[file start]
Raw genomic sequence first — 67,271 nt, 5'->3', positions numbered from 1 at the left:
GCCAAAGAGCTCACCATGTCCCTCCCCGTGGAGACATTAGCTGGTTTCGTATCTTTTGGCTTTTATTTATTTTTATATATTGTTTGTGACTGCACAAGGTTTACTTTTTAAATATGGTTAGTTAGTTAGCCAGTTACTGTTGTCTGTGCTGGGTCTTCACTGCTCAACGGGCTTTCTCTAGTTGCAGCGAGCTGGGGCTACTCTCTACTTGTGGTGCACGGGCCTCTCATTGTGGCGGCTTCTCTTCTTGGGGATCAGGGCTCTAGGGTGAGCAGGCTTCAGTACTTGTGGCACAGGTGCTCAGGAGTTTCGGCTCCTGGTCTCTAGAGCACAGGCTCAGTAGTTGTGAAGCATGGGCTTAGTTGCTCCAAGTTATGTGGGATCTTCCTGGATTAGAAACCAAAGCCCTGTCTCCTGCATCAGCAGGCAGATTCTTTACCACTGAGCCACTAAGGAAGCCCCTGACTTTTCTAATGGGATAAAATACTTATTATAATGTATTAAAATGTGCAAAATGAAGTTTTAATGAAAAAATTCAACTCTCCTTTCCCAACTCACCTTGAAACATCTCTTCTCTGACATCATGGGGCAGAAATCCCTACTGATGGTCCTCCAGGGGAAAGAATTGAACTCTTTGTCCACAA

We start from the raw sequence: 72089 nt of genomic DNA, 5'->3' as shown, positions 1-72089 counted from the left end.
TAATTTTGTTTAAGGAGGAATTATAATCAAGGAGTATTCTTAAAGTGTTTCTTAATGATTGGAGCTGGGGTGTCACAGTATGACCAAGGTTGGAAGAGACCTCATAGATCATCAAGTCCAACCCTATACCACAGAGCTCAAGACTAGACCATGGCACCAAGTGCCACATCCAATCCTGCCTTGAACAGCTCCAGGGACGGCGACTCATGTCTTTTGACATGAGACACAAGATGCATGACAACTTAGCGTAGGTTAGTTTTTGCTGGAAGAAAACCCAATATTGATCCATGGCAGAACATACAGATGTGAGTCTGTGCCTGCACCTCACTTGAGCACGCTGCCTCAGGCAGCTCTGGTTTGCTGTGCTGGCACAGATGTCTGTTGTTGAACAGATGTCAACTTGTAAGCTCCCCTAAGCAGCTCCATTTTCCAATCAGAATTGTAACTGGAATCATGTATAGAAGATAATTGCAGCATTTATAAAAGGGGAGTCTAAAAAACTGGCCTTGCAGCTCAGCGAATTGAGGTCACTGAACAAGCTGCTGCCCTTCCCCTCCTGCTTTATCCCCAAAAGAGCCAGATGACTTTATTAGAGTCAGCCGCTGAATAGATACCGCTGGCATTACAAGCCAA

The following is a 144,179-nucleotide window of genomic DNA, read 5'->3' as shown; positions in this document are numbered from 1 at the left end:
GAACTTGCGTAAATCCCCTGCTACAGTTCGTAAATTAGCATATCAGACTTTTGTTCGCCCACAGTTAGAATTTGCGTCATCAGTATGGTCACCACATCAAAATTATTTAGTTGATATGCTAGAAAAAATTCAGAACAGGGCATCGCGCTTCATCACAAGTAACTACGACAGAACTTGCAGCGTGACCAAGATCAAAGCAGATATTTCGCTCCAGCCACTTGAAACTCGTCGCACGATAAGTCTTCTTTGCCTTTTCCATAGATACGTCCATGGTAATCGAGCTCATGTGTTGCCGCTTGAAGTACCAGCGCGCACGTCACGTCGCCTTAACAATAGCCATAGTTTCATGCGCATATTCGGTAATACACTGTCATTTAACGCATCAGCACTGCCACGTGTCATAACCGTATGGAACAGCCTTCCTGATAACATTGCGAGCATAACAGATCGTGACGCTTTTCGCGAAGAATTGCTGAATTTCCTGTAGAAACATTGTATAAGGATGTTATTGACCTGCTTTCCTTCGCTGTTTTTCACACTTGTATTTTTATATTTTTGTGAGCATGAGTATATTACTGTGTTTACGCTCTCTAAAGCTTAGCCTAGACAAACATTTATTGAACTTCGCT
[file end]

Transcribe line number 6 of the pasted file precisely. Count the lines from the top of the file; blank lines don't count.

GAACTTGCGTAAATCCCCTGCTACAGTTCGTAAATTAGCATATCAGACTTTTGTTCGCCCACAGTTAGAATTTGCGTCATCAGTATGGTCACCACATCAAAATTATTTAGTTGATATGCTAGAAAAAATTCAGAACAGGGCATCGCGCTTCATCACAAGTAACTACGACAGAACTTGCAGCGTGACCAAGATCAAAGCAGATATTTCGCTCCAGCCACTTGAAACTCGTCGCACGATAAGTCTTCTTTGCCTTTTCCATAGATACGTCCATGGTAATCGAGCTCATGTGTTGCCGCTTGAAGTACCAGCGCGCACGTCACGTCGCCTTAACAATAGCCATAGTTTCATGCGCATATTCGGTAATACACTGTCATTTAACGCATCAGCACTGCCACGTGTCATAACCGTATGGAACAGCCTTCCTGATAACATTGCGAGCATAACAGATCGTGACGCTTTTCGCGAAGAATTGCTGAATTTCCTGTAGAAACATTGTATAAGGATGTTATTGACCTGCTTTCCTTCGCTGTTTTTCACACTTGTATTTTTATATTTTTGTGAGCATGAGTATATTACTGTGTTTACGCTCTCTAAAGCTTAGCCTAGACAAACATTTATTGAACTTCGCT